Stop Dog Urine from Killing Your Lawn

Noticing dry or burned patches of grass in your lawn or garden? Your dog might be the culprit. If you didn’t know, fresh, green grass and dog urine are arch enemies!

Though many people believe it is the “acid” in your dog’s urine that is ruining your lawn, it’s actually a common misconception. The reality is that dog urine contains high concentrations of nitrogen, due canine’s high protein filled diets. But all is not lost for your lawn, here are some ways to mitigate the damage.

Dilution of the Pollution

A simple way to prevent excessive damage to your lawn is to dilute the urine with water. We’re not saying you have to overwater your lawn, just give the affected spot a quick dousing after your dog uses the bathroom.

Make Sure Your Dog Drink Plenty of Water

Instead of diluting the nitrogenous urine (or in addition to), why not take preventative measures by making sure your dog is always well-hydrated. If your dog drink plenty of water, the nitrogen in his urine will be less concentrated, meaning your lawn is less likely to suffer. Not only that, it’s important for our pets to stay well hydrated, especially in this Florida climate!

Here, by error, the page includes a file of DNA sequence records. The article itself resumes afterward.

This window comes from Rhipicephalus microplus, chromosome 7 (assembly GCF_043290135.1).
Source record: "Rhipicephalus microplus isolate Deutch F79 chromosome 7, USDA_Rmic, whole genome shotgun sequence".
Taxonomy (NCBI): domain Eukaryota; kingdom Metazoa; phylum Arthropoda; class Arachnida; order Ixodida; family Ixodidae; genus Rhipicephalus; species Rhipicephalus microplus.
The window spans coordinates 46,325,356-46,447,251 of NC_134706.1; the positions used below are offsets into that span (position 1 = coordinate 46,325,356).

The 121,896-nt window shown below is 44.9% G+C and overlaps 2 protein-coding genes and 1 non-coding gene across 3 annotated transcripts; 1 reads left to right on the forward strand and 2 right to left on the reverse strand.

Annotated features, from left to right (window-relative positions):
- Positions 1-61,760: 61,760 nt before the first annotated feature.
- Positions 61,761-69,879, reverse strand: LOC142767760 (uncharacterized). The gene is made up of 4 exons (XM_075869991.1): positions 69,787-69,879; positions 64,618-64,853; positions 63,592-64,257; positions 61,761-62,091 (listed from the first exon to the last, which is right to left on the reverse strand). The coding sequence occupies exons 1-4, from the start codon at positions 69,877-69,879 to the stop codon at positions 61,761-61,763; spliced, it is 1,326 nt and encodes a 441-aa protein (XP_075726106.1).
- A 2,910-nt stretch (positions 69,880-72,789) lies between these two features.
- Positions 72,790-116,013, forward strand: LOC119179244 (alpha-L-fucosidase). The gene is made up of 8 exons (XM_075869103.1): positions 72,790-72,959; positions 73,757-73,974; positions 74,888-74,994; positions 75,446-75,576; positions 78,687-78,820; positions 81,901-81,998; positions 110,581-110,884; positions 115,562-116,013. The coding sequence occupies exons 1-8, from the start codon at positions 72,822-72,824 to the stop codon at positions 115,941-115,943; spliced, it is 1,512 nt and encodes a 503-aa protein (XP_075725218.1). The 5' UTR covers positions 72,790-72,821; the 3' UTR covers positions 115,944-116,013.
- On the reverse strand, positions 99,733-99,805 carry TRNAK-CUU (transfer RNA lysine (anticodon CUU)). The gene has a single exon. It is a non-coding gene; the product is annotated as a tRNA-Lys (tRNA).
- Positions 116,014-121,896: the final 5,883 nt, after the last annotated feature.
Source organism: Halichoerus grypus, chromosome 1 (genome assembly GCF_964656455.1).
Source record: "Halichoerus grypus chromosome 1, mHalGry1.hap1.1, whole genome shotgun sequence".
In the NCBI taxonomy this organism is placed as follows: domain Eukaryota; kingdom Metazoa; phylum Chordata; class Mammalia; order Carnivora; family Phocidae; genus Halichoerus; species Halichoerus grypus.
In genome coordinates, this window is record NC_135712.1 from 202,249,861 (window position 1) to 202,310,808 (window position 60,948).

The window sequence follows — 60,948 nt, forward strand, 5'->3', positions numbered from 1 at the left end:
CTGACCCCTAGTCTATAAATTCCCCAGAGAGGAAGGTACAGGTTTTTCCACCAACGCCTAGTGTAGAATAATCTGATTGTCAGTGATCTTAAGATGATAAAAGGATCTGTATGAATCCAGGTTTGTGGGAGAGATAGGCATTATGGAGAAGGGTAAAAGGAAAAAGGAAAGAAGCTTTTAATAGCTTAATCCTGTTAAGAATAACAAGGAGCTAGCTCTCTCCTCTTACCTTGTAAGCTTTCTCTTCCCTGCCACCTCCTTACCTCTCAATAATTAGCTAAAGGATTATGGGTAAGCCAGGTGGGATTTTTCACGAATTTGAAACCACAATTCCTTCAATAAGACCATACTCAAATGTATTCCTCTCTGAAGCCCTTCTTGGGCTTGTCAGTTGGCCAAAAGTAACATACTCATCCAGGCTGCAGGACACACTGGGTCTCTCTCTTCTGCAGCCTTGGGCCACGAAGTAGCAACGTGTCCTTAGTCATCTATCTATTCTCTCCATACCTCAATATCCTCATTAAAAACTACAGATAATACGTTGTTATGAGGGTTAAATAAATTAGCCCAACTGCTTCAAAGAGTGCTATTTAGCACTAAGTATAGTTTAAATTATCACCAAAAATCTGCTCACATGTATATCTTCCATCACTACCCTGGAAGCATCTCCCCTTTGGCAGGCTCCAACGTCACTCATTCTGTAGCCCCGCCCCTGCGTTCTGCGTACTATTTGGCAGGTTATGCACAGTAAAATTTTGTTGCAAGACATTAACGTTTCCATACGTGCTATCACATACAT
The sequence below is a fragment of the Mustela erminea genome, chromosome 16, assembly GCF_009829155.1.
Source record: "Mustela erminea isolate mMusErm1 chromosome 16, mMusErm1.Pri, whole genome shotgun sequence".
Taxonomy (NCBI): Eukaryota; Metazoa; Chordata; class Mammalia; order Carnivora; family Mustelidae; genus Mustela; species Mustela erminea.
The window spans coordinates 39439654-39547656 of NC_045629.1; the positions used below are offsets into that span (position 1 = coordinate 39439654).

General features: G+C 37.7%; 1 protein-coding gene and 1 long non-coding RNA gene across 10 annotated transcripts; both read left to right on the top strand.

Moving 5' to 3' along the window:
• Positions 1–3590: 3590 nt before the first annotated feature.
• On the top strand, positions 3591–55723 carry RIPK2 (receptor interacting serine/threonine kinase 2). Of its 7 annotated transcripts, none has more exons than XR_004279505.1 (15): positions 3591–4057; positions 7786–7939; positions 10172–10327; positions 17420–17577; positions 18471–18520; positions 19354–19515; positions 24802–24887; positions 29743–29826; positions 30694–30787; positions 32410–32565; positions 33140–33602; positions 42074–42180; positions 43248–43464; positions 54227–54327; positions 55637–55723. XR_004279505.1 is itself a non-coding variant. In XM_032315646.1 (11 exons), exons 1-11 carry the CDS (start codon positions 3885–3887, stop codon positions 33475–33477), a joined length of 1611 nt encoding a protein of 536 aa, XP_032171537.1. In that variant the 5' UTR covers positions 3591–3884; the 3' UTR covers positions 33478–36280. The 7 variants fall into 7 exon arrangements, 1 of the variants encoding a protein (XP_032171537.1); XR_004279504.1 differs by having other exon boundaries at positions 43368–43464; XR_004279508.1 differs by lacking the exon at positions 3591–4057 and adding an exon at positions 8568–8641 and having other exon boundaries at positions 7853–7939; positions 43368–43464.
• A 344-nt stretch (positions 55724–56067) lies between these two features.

Change Your Grass

A more elaborate measure, but worth it in the long run, you can replace the grass in your yard with a more tolerate type of grass. Some type of grass handle nitrogen better than others. Fescue and perennial ryegrass are some of the more resistant types to dog urine. In fact, dog urine that has been diluted by water can actually fertilize these types of grass.

Make a Special Bathroom Area

A common option is to designate an area in your yard solely for your dog to use as a bathroom. You can use gravel, mulch, or artificial turf to create a special area (preferably in the back or side of your yard) and give your dog exclusive rights to use as he pleases without affecting the rest of your lawn.

When you’ve constructed his area, start training him through positive behavioral training practices so he learns where to go. Feel free to beautify the area with potted ferns and other greenery (also good for privacy!).

It’s best to be proactive because once your lawn shows signs of degradation, it’ll take some serious TLC to get it back up to par again.